Nate Jones

King's Crown Organic Farm

A third generation farmer and rancher, Nate Jones of King's Crown Organics is a leader in the Idaho organic farming community. In 1987, Nate took over his father's farm and started the transition to organic production and certification, and later became a founding vendor of the Ketchum Farmers Market. Today, King’s Crown is a flourishing 700-acre diversified farm and ranch feeding organic eaters locally and across the nation.

What regenerative farming practices do you use at King’s Crown?

We follow the philosophy of having no bare ground on our farm: we plant cover crops to ensure that organic matter is always returned to the soil. We just recently incorporated multi-species pasture into our row-crop rotation. This allows us to rotationally graze our cattle and cycle all nutrients back to soil. We know that all crops grown after the pasture is taken out will be more vigorous and healthy.

We heard you have a geothermal greenhouse. Can you explain what it entails and what you’re hoping to grow in yours? 

Our geothermal greenhouse brings air up from beneath the greenhouse: relatively cool air in the summer and relatively warm air in the winter. This allows us to keep fruit trees, including lemon, lime, grapefruit, pomegranate, fig, olive, mango and avocado, alive year-round. Originally, we thought we would use the greenhouse for starts for our market garden, but thus far, we’ve just been growing vegetables, such as spinach, bok choy, tomatoes, basil, carrots, beets and more, for our household. We also grow toads in the spring and spiders in the summer! We’re still learning how to manage some of the unwanted pests naturally: there has been a steep learning curve to growing in a greenhouse, and we’re still making our way up!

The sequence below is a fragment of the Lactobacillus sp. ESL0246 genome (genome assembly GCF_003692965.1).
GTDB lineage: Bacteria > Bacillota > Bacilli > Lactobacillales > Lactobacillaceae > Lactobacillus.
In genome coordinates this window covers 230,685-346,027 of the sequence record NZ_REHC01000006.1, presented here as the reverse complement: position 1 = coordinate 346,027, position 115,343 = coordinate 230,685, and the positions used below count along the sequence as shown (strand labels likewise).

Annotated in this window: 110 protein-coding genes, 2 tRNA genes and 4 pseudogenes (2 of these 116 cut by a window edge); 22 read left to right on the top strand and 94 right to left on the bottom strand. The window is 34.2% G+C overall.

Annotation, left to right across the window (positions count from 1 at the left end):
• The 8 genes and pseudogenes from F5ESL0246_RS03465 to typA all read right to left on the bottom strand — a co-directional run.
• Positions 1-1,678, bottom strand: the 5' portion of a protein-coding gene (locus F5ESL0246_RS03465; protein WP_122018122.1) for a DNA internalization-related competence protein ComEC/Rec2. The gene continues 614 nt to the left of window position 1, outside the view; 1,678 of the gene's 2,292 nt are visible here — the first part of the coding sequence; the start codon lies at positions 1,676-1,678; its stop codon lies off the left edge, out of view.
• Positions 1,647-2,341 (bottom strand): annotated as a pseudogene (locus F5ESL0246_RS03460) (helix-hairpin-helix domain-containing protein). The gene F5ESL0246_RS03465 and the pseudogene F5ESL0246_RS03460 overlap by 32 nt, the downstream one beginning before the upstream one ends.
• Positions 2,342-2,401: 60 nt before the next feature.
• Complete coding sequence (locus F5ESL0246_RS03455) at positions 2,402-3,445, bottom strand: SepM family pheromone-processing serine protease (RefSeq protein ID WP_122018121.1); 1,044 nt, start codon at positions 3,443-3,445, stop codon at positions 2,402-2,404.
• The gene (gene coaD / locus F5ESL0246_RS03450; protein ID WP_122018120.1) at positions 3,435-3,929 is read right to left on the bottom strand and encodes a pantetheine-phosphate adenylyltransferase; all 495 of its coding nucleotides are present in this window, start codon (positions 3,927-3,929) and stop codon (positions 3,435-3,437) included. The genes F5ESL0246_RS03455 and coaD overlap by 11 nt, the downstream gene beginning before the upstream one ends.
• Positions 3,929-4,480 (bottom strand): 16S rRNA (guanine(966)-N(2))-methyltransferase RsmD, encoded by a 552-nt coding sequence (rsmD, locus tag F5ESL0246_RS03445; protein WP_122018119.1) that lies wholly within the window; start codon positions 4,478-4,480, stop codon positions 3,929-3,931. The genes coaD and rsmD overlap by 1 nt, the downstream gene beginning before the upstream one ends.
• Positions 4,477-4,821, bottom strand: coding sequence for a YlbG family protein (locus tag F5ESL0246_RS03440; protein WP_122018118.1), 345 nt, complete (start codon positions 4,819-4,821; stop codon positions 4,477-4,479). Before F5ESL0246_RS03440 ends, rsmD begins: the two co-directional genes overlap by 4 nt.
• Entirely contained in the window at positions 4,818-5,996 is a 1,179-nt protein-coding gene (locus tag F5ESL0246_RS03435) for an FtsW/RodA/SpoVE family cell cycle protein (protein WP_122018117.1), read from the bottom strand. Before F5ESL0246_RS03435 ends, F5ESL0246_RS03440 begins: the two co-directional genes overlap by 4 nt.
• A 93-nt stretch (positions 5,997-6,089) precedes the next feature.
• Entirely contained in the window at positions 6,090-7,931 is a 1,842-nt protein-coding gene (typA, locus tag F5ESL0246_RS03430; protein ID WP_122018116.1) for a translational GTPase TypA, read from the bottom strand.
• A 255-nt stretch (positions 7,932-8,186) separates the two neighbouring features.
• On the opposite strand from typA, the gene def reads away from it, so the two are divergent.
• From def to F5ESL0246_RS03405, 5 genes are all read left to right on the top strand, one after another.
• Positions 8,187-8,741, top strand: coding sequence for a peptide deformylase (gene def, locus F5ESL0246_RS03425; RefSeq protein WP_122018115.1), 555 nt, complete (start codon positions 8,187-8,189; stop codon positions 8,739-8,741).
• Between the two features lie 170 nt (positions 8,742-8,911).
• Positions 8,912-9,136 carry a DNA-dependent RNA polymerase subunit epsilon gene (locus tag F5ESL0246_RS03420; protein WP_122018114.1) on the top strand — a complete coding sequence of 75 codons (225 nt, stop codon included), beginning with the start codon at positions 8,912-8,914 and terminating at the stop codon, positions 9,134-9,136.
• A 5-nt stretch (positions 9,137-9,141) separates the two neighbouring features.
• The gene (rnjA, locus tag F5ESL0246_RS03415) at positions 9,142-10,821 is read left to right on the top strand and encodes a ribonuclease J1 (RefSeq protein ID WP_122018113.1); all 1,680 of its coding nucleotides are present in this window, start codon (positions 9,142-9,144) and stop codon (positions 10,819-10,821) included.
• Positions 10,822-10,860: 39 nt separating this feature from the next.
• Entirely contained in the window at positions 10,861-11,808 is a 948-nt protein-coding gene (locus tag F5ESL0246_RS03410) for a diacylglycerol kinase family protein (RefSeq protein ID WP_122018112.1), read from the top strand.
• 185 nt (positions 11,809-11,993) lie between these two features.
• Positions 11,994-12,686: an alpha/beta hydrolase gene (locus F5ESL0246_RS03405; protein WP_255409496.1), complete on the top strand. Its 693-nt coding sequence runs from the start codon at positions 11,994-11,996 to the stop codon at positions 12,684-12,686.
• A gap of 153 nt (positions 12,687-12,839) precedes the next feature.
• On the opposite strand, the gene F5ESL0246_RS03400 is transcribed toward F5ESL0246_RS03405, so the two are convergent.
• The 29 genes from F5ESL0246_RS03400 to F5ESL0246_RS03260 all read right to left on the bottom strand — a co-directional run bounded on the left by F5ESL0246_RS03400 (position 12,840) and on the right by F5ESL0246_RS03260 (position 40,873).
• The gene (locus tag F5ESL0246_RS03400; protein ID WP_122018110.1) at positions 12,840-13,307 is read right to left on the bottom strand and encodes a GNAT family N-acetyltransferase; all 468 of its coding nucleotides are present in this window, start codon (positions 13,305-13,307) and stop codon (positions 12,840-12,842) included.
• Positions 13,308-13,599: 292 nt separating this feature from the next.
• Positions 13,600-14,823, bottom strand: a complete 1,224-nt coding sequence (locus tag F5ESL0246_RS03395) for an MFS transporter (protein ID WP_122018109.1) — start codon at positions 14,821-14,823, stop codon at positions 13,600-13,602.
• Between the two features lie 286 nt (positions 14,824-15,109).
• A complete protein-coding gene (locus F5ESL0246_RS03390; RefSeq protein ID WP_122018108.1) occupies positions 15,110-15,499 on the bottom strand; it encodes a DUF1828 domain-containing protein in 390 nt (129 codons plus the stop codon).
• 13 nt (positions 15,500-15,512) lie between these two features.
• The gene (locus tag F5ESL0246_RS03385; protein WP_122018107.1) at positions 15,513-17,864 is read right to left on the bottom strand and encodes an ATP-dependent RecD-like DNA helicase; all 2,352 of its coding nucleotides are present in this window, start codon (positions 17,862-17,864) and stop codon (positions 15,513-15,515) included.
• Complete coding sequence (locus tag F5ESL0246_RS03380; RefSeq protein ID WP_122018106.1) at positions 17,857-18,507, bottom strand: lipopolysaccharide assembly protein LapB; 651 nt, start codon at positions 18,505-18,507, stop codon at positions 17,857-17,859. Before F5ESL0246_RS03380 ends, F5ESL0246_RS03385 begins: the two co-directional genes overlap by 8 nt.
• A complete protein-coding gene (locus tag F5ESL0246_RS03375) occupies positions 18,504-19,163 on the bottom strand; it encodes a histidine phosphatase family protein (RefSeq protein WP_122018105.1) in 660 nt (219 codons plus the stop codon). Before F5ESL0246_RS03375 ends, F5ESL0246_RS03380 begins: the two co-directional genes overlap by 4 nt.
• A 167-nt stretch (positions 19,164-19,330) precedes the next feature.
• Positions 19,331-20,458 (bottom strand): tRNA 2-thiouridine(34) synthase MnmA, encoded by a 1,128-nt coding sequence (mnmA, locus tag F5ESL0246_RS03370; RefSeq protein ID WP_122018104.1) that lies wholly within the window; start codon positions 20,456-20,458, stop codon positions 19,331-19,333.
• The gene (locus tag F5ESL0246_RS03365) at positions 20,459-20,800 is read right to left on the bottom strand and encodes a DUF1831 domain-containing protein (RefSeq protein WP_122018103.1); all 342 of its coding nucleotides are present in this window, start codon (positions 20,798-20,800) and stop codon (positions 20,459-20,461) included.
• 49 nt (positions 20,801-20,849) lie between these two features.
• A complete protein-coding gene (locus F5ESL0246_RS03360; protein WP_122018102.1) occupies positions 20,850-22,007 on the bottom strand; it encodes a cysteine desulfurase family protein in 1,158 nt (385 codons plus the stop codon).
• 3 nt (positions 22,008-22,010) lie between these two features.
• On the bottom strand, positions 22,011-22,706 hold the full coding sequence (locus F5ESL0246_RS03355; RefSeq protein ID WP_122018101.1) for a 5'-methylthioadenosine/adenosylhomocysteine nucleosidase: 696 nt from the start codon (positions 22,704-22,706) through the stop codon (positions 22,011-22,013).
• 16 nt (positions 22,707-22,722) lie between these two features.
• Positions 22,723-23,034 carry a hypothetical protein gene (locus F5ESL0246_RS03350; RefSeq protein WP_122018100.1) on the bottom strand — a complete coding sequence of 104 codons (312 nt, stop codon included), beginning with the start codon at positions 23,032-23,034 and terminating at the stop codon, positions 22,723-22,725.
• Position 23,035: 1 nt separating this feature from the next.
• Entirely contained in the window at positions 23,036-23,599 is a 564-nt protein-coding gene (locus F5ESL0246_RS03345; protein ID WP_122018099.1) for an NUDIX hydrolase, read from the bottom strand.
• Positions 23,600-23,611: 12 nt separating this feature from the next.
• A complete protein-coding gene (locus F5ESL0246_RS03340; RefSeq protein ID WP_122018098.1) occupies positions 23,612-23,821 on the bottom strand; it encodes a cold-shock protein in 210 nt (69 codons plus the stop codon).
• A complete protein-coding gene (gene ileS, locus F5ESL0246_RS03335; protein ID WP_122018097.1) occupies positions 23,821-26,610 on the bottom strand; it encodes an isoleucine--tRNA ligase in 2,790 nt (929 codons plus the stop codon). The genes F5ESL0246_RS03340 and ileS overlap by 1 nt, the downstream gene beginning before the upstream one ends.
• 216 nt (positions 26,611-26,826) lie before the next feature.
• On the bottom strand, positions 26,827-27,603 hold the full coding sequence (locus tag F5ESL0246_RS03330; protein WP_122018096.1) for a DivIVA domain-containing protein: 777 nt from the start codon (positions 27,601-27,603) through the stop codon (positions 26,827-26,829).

How long have you been coming to the Wood River Farmers Market and what’s your role in its continuation? 

King’s Crown is an original vendor; this is my 20th year as a vendor. This is my second term at being on the market’s board of directors. I would like to help ensure that there is always a place for the market in the Ketchum area.

Have you taken any measures to ensure your property remains farmland for future generations?

My siblings and I are committed to keeping the family farmland property kept as a single unit and passing it on to the next generation.  We are not interested in developing the land.

How can our community best support regional farmers/ranchers like you?

I believe a commercial food storage and processing building would be very helpful. I also encourage people to “know your farmer” and “buy local.” 

Who is your food hero? 

I have many local food heroes such as Janie Burns of Meadowlark Farm, Mike Heath of M&M Heath Farm, Clay and Josie Erskine of Peaceful Belly Farm, Tim Sommers of Purple Sage Farms, and James Reed of Onsen Farm. These people all have a passion for and a commitment to local food. Their activism, energies and efforts will be felt in southern Idaho for years to come.

What’s your favorite meal made with local ingredients? 

A King’s Crown ribeye, baked potato and grilled summer squash, green salad with fresh tomatoes, finished with my wife’s homemade ice cream.

What’s your vision for the future of food and farming in southern Idaho? 

I’d like to see more grazing integrated into what is presently row-crop agriculture, or other regenerative practices that will improve the health of everyone’s land. I’d also like to see more small-scale local processing for crops and livestock that are raised in Southern Idaho communities.

What food system change would you most like to see in the Wood River Valley region?

I’d like to see a local food storage/processing area, as well as a viable distribution system for the winter and/or storage crops that we grow.

Photos courtesy of: Guy Hand

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